Computer Associates on Thursday made one of its strongest bids yet to boost its standing in the network management market when it announced its agreement to acquire Concord Communications in a $350-million cash deal.
The Marlboro, Mass.-based Concord Communications Inc., best known for its eHealth suite of network-performance monitoring and reporting software, also brings to the table highly regarded network-availability and fault management through its acquisition in February of Aprisma Management Technologies Inc.
“We are weak in this [area]. They have over 100 patents in the area of network management—the broadest portfolio of patents in the market. And we want the expertise of the people who build, deliver, service and support these products,” said Yogesh Gupta, chief technology officer at Computer Associates International Inc. in Islandia, N.Y.
Concord brings to the table over 200 development engineers, 40 presales engineers and 60 post-sales services engineers. “The people really make the difference. They are extremely valuable and extend CAs knowledge in network management,” Gupta said.
The acquisition agreement, which calls for CA to pay $17 a share for Concord Communications stock and includes $20 million in Concord debt, follows close on the heels of CAs announced reorganization and on its acquisition of Netegrity late last year in the security-management space.
Gupta said both acquisitions follow through on CAs pledge to make small and medium-sized acquisitions in its “core competency area” where they make sense. “Netegrity was an obvious one on the security side. It was an area where we werent strong. They were the market leader,” said Gupta of the identity and access-management supplier.
The Concord acquisition, expected to close in about 90 days, is viewed as “complementary” for both CA and Concord, Gupta said.
“I look at this from two perspectives—the complementary nature of this and the ability for us to bolster our Unicenter business. Now the competition cant attack Unicenter on the network management side any more. They [Concord] get a much larger sales organization. They have 3,500 enterprise customers. We have over 10,000 customers on Unicenter. Their customers are on the NOC [network-operations center] side, ours are on the data-center side. We can cross-sell each others products together,” Gupta said.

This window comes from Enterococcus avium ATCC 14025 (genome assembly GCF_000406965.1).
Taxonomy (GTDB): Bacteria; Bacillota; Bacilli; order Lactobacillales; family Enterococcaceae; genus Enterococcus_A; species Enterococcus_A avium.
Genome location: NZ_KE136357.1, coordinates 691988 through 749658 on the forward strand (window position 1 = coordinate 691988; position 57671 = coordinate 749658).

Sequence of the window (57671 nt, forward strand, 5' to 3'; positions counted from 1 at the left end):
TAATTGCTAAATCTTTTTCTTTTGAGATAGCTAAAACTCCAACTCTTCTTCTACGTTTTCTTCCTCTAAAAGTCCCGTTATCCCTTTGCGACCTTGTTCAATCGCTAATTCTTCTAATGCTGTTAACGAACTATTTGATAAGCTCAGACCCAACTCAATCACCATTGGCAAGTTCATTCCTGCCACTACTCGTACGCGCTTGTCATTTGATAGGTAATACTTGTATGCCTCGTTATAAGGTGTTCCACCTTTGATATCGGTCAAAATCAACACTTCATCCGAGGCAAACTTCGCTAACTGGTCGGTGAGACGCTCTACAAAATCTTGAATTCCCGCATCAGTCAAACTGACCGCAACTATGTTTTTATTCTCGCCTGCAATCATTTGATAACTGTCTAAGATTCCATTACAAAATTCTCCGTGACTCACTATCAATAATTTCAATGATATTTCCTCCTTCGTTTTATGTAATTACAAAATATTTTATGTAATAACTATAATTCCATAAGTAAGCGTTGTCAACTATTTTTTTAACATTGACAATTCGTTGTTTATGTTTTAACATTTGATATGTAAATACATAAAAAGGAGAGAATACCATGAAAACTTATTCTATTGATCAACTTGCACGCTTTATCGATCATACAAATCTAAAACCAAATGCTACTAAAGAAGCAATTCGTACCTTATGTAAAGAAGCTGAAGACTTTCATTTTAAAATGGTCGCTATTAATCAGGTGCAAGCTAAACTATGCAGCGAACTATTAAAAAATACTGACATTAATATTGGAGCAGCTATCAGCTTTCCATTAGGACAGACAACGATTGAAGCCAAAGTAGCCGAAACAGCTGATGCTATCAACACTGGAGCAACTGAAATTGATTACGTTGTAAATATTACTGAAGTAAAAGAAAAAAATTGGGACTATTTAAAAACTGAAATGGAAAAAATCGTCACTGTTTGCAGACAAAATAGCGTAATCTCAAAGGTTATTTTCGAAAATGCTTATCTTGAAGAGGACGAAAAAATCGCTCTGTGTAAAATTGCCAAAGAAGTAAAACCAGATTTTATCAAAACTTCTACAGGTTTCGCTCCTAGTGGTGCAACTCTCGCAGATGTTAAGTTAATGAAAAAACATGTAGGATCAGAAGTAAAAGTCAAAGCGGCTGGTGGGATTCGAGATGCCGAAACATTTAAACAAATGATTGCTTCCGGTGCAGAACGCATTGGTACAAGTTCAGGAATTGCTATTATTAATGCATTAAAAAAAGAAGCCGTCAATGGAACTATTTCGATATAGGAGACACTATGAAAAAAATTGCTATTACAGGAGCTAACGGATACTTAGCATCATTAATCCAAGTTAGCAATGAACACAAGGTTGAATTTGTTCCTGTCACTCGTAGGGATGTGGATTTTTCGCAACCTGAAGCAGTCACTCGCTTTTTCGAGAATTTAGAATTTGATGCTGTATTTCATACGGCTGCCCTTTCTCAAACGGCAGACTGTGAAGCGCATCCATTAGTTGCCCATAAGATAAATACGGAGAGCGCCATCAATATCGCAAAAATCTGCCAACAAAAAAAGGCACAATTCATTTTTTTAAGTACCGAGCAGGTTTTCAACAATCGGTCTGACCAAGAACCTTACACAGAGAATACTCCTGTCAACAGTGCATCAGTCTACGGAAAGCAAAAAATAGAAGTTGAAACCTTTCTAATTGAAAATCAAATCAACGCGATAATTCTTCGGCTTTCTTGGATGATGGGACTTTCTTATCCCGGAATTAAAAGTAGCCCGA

Concord is also well entrenched among telecommunications companies and ISPs. “They have 23 of the biggest 25 telcos. We can help them completely do end-to-end service management,” Gupta said.
Concord in fact had already begun marketing service-management offerings at telcos and ISPs. Its service-management offerings address high-growth opportunities for managing voice-over-IP and wireless mobile networks.
The Concord business will be integrated into CAs new Enterprise Systems Management business unit, headed by Alan Nugent, senior vice president and general manager. Most of the 640 Concord employees are expected to remain with the company once the acquisition is completed.
CA will continue to make acquisitions in its core security and systems-management businesses, albeit at a pace that allows for careful integration and execution. CAs emphasis in this transition, differing from its past acquisition practices, is on maintaining higher employee retention rates, Gupta said.
“If you try to do [too many acquistions at once] you cant execute on them well,” he said.